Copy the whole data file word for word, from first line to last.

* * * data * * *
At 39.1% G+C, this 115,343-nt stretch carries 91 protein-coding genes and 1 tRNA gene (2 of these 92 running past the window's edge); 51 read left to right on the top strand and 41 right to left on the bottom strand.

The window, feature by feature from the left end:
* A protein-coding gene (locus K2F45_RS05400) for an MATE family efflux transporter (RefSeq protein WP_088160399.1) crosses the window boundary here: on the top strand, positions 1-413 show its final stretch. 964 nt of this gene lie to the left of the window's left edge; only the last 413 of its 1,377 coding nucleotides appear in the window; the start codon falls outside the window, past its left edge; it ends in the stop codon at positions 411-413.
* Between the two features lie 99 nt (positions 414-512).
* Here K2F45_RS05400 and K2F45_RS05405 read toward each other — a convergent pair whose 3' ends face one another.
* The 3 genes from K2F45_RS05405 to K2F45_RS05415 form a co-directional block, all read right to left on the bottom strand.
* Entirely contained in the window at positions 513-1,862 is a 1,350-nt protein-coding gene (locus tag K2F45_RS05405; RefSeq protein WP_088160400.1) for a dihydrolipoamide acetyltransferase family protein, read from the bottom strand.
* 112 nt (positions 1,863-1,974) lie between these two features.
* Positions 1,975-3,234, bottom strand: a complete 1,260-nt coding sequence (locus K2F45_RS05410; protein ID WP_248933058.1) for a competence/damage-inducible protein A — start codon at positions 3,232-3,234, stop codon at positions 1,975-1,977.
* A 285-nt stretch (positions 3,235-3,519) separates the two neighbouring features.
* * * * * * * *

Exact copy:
At 39.1% G+C, this 115,343-nt stretch carries 91 protein-coding genes and 1 tRNA gene (2 of these 92 running past the window's edge); 51 read left to right on the top strand and 41 right to left on the bottom strand.

The window, feature by feature from the left end:
* A protein-coding gene (locus K2F45_RS05400) for an MATE family efflux transporter (RefSeq protein WP_088160399.1) crosses the window boundary here: on the top strand, positions 1-413 show its final stretch. 964 nt of this gene lie to the left of the window's left edge; only the last 413 of its 1,377 coding nucleotides appear in the window; the start codon falls outside the window, past its left edge; it ends in the stop codon at positions 411-413.
* Between the two features lie 99 nt (positions 414-512).
* Here K2F45_RS05400 and K2F45_RS05405 read toward each other — a convergent pair whose 3' ends face one another.
* The 3 genes from K2F45_RS05405 to K2F45_RS05415 form a co-directional block, all read right to left on the bottom strand.
* Entirely contained in the window at positions 513-1,862 is a 1,350-nt protein-coding gene (locus tag K2F45_RS05405; RefSeq protein WP_088160400.1) for a dihydrolipoamide acetyltransferase family protein, read from the bottom strand.
* 112 nt (positions 1,863-1,974) lie between these two features.
* Positions 1,975-3,234, bottom strand: a complete 1,260-nt coding sequence (locus K2F45_RS05410; protein ID WP_248933058.1) for a competence/damage-inducible protein A — start codon at positions 3,232-3,234, stop codon at positions 1,975-1,977.
* A 285-nt stretch (positions 3,235-3,519) separates the two neighbouring features.